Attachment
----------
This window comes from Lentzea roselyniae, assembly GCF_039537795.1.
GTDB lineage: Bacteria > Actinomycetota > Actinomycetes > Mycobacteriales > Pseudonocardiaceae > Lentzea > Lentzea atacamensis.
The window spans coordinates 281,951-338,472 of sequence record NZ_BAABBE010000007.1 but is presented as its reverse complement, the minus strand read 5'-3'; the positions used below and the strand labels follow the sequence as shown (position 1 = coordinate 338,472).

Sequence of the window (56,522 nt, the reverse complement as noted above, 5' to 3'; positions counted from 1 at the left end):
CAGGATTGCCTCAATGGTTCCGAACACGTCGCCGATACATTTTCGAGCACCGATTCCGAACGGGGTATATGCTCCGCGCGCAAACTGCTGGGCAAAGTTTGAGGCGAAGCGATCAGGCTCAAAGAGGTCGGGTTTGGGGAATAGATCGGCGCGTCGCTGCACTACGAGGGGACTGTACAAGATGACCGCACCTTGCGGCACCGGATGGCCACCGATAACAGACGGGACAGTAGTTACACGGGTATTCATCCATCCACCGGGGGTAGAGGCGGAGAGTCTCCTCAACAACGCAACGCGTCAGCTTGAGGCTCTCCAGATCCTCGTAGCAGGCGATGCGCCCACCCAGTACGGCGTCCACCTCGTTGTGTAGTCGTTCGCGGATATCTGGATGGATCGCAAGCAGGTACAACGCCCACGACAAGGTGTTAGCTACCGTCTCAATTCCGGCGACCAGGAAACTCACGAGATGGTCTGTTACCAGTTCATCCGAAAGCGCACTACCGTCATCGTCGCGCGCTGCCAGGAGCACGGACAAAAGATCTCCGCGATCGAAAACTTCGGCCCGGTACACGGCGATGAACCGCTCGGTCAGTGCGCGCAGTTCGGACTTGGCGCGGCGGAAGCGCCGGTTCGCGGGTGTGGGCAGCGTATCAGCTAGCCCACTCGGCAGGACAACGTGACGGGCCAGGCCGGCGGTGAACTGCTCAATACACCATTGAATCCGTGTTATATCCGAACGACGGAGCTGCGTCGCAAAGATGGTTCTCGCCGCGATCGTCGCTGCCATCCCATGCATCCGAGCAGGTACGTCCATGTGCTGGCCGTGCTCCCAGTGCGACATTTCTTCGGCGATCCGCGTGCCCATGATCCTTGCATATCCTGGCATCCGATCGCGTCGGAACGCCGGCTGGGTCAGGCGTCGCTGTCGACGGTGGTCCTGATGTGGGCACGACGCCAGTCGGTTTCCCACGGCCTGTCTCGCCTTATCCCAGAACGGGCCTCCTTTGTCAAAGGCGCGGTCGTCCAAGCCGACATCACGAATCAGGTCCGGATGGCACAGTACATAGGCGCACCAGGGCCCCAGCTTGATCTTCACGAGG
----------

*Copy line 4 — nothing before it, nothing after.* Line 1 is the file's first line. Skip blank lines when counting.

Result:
Sequence of the window (56,522 nt, the reverse complement as noted above, 5' to 3'; positions counted from 1 at the left end):